Does the word "gospel" mean "good news"?

Yes, but this is only a part of the correct definition. There is more to say on this subject but that is enough for now.

I am, by God's Grace,
Rich In Christ

Friday, March 5, 2010

New Testament Gospel Preaching and Church Growth


Perhaps some have wondered if I am so naïve as to suppose the preaching style I have called "New Testament Gospel Preaching" can actually "succeed" in today's culture. My prior entry spoke of 3000 converts on the day of Pentecost and thousands upon thousands being won before a single page of the New Testament scriptures was ever written. Is that what I really expect?

That kind of scenario would be nice but sadly I do not expect that anything like this will ever be seen again. The first century AD was a very unique time in history. As was said in my prior entry we no longer have eyewitnesses to the resurrected Christ. Nor does our message have the endorsement of the astounding miracles that God provided in that day.

In addition, though the news of Christ's victory over death is still good, it is not new. The gospel is an old story in a world that is like the city of Athens in Paul's day (Acts 17:21). Everyone's interest is focused on the newest ideas all the time. Many of the people I know actually believe in Christ's resurrection. But their belief in Christ's resurrection is sort of like their belief that the earth is round and it has about that much impact on their lives, too. They believe Christ was raised from the dead but that doesn't mean they are going to go to church or anything.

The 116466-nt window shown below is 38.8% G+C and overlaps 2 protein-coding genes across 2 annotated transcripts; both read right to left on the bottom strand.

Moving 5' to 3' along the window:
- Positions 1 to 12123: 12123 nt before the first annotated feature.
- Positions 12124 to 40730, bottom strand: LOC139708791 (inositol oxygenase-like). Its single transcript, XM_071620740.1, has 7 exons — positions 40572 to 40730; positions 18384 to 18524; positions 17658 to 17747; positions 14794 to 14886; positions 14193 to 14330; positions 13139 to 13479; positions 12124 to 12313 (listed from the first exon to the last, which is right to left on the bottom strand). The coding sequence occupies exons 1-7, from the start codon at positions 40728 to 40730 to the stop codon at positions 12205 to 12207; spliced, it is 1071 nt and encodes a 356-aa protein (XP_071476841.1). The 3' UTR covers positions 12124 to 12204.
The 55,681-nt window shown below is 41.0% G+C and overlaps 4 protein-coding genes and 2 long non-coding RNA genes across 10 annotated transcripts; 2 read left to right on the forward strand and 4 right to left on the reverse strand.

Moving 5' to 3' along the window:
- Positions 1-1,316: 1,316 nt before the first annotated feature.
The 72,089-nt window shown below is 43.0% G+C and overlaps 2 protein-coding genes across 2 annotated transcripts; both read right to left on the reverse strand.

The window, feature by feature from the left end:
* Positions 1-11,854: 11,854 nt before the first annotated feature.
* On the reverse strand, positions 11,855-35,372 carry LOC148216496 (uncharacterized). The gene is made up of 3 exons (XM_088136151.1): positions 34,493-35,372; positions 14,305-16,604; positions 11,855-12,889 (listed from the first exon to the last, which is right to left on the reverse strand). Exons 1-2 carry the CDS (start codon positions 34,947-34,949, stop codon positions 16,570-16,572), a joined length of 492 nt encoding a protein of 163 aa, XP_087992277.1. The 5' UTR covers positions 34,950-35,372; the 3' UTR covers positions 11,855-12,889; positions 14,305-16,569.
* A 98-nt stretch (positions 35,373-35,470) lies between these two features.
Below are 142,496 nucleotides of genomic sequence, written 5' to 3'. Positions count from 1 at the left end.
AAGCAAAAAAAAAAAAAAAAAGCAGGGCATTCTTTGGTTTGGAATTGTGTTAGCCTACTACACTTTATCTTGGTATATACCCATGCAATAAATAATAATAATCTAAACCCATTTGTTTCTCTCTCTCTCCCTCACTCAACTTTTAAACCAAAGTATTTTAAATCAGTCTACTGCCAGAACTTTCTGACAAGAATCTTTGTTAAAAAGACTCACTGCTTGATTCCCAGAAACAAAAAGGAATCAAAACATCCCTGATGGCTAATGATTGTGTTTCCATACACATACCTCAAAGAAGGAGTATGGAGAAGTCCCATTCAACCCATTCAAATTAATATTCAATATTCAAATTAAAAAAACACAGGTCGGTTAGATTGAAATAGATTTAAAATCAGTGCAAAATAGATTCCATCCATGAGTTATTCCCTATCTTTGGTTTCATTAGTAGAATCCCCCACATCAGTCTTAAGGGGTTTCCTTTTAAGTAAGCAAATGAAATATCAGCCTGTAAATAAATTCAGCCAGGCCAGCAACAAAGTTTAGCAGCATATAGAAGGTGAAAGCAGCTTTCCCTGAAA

Culture tends to define the way we think and within our culture success tends to be measured by numbers. We therefore easily suppose that our message has failed unless it brings a good and growing number of members into our church buildings. There are additional and more spiritual reasons for wanting to see large numbers. All of us would love to see Pentecost's 3000 coming to the Lord. But we all know that 300 is a more realistic expectation.